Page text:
Cultural capital: a mayor’s vision for London
Speaking at the opening of a new era for Tate Modern, Sadiq Khan explained why he will be putting culture at the centre of his term as London’s mayor and what it will mean for the city.
On the roof: Khan and Serota tour the Tate Modern viewing gallery
I want to begin by recognising that Tate Modern is a pioneer. Where most of us saw a derelict power station, Nick Serota saw an art gallery. More than that, he saw that bringing culture to this neighbourhood would transform it forever. And that is what the Tate Modern pioneered on the South Bank. I want to pioneer that across our city. For too long culture has been a “nice to have”. We’ve got to change that. So I’ve made culture one of the big things I want to define my time as mayor. I’m putting it at the heart of my administration, a core priority right up there with housing, the environment and transport in a way that no world city has ever seen before.
So what will this mean in practice? First, it will mean embedding culture in our planning system. We’re creating London’s first cultural infrastructure plan so we can make sure culture is integral to the city’s development in the future. Just as we plan for the future of housing and transport, we must also plan for culture. But it’s not just about bricks and mortar, as wonderful as our surroundings are today. It’s about realising the potential of people. The Tate Modern brings art to generations of new audiences. It nurtures and inspires new talent. It celebrates the achievements of artists and to be a world city London needs to support creative places and creative Londoners too.
We have to think about the next generation and that’s why we are also setting up creative enterprise zones which will provide dedicated places for artists to live and work across our city. We’re exploring a range of packages that will make living and working in London affordable because I want to make sure that everyone can realise their potential. That means being able to work in a creative field or access our city’s cultural assets.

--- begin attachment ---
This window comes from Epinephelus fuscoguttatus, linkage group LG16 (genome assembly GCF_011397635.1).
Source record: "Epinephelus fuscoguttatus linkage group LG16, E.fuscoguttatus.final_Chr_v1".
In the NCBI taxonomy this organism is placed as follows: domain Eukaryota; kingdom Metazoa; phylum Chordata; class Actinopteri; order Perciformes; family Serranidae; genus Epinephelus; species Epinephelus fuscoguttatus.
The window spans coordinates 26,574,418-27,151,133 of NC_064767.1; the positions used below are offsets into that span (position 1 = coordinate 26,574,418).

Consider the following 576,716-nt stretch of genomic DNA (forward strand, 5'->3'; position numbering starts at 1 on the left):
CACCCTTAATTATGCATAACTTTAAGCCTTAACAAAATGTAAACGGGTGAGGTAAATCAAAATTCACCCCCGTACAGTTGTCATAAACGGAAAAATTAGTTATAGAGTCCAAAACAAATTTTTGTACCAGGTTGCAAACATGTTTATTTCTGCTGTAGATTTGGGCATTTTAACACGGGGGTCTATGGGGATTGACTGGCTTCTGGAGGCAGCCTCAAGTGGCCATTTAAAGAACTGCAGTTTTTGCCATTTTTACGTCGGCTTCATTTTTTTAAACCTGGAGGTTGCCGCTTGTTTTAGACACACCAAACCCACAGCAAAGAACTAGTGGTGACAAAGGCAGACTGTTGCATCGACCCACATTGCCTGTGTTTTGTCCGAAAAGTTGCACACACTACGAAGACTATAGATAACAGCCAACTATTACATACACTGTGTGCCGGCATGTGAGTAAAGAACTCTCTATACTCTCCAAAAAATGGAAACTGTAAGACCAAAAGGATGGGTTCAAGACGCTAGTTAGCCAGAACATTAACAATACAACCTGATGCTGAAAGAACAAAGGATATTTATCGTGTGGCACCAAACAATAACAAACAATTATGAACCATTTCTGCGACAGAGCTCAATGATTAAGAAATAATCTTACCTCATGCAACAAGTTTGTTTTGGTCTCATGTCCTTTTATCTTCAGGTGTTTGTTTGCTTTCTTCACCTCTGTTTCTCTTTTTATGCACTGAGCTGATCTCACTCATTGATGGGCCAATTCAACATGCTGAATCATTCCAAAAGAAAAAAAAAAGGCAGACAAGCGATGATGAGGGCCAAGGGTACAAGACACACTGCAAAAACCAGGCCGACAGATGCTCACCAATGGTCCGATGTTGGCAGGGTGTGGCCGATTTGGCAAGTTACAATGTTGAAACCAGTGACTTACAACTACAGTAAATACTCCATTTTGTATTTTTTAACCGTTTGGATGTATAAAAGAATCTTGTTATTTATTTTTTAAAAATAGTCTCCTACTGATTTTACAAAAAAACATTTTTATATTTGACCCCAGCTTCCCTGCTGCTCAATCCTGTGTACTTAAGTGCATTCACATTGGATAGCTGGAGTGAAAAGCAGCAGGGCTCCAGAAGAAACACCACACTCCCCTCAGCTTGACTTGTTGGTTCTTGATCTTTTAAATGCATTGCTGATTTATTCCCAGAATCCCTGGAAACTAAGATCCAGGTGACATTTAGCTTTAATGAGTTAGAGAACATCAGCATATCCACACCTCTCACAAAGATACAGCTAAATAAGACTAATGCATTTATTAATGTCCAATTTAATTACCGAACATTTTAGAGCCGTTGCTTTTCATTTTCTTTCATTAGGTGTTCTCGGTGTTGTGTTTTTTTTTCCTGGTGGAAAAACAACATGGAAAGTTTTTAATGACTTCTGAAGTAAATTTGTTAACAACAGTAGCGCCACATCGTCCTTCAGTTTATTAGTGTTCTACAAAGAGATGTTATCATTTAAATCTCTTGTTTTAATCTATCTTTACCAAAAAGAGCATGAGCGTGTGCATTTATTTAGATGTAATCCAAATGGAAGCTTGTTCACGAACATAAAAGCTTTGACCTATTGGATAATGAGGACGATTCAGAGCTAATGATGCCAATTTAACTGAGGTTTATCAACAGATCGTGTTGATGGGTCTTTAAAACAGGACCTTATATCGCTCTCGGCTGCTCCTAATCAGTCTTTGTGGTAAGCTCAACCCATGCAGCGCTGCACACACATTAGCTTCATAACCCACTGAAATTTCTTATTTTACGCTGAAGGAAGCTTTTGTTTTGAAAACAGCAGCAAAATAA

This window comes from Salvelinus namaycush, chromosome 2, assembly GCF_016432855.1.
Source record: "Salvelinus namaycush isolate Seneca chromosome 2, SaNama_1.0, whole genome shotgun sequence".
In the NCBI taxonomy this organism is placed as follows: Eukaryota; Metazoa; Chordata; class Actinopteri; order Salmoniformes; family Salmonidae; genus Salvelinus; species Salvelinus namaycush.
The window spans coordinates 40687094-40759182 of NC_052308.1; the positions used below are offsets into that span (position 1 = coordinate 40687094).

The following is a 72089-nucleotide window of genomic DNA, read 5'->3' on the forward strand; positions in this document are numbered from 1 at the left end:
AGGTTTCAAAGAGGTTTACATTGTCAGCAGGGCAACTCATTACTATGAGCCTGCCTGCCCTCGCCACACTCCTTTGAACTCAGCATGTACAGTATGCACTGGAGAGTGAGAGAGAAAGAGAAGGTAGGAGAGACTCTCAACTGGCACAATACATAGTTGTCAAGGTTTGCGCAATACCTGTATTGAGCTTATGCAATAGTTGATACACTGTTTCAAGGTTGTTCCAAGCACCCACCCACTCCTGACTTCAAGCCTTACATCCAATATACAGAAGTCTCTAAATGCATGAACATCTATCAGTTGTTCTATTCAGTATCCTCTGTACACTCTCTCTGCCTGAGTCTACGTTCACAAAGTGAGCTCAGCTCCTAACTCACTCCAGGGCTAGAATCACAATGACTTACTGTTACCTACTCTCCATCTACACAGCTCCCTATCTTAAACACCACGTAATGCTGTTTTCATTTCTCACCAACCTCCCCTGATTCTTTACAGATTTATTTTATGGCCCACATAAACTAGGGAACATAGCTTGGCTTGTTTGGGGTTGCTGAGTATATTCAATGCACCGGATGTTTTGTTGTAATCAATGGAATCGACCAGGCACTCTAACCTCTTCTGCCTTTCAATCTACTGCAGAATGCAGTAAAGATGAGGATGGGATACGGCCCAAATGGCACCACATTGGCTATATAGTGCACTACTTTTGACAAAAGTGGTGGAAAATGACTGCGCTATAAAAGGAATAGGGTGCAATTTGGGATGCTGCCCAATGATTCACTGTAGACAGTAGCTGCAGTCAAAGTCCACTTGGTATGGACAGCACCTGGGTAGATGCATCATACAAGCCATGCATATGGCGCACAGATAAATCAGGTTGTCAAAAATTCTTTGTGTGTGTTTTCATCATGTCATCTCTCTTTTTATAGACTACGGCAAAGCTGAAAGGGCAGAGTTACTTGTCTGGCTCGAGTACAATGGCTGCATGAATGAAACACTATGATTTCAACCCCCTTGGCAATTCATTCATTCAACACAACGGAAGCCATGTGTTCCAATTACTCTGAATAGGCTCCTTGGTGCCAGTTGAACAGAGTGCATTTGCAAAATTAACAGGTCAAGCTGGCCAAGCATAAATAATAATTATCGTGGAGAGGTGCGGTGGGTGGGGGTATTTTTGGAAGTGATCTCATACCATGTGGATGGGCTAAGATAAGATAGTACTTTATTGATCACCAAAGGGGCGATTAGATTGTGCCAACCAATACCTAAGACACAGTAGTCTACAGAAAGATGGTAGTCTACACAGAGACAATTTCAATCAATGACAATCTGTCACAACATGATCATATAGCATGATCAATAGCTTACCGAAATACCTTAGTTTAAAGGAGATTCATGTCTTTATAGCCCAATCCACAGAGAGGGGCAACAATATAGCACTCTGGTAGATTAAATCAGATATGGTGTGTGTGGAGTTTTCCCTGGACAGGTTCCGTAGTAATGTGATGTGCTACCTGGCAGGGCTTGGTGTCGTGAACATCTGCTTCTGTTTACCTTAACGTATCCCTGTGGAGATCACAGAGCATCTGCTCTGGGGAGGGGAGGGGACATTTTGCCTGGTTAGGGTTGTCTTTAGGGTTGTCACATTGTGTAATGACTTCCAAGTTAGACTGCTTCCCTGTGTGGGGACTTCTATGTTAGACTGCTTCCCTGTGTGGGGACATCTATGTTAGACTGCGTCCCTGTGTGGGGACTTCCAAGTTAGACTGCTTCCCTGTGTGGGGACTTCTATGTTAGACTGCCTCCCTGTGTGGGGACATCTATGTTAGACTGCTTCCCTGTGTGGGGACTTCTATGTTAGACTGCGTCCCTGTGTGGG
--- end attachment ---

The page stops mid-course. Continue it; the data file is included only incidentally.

That is why the Tate Modern is such a success story. You have continually found new ways of supporting artists and reaching new audiences. When you visit Tate Modern at weekends it is full of families taking part in workshops, wandering around the galleries or just scootering around the Turbine Hall. Tate Modern has led the way in reimagining the museum, responding to the new ways people are interacting with art, pioneering new approaches, seeing the potential in change, thinking big, making people a part of what they do.
That is what has made Tate Modern the success it is and our job is to apply that kind of thinking to how we approach culture in London. That’s what I see as the new Tate Modern opens: a modern museum for the 21st century. Integrated learning – and by the way Tate Exchange on the fifth floor is quite amazing – displays a social function in a new way with harnessing ability at the heart of the design. And there is a record number of female artists. And do you know what else? Half of the solo displays are female artists. Tate Modern is once again leading the world. That is exactly what we need.
I want to end by thanking everybody involved in London’s most important new cultural building for 20 years. You should all feel incredibly proud. Culture is a priority for me and it will be a priority for me as we create a cultural strategy for London. With your help I want to create the most far-reaching vision for culture ever. We want to see a London where culture is leading the way and every single member of our great city can join in.
Sadiq Khan was elected as mayor of London in May 2016.
The Leisure Review, September 2016
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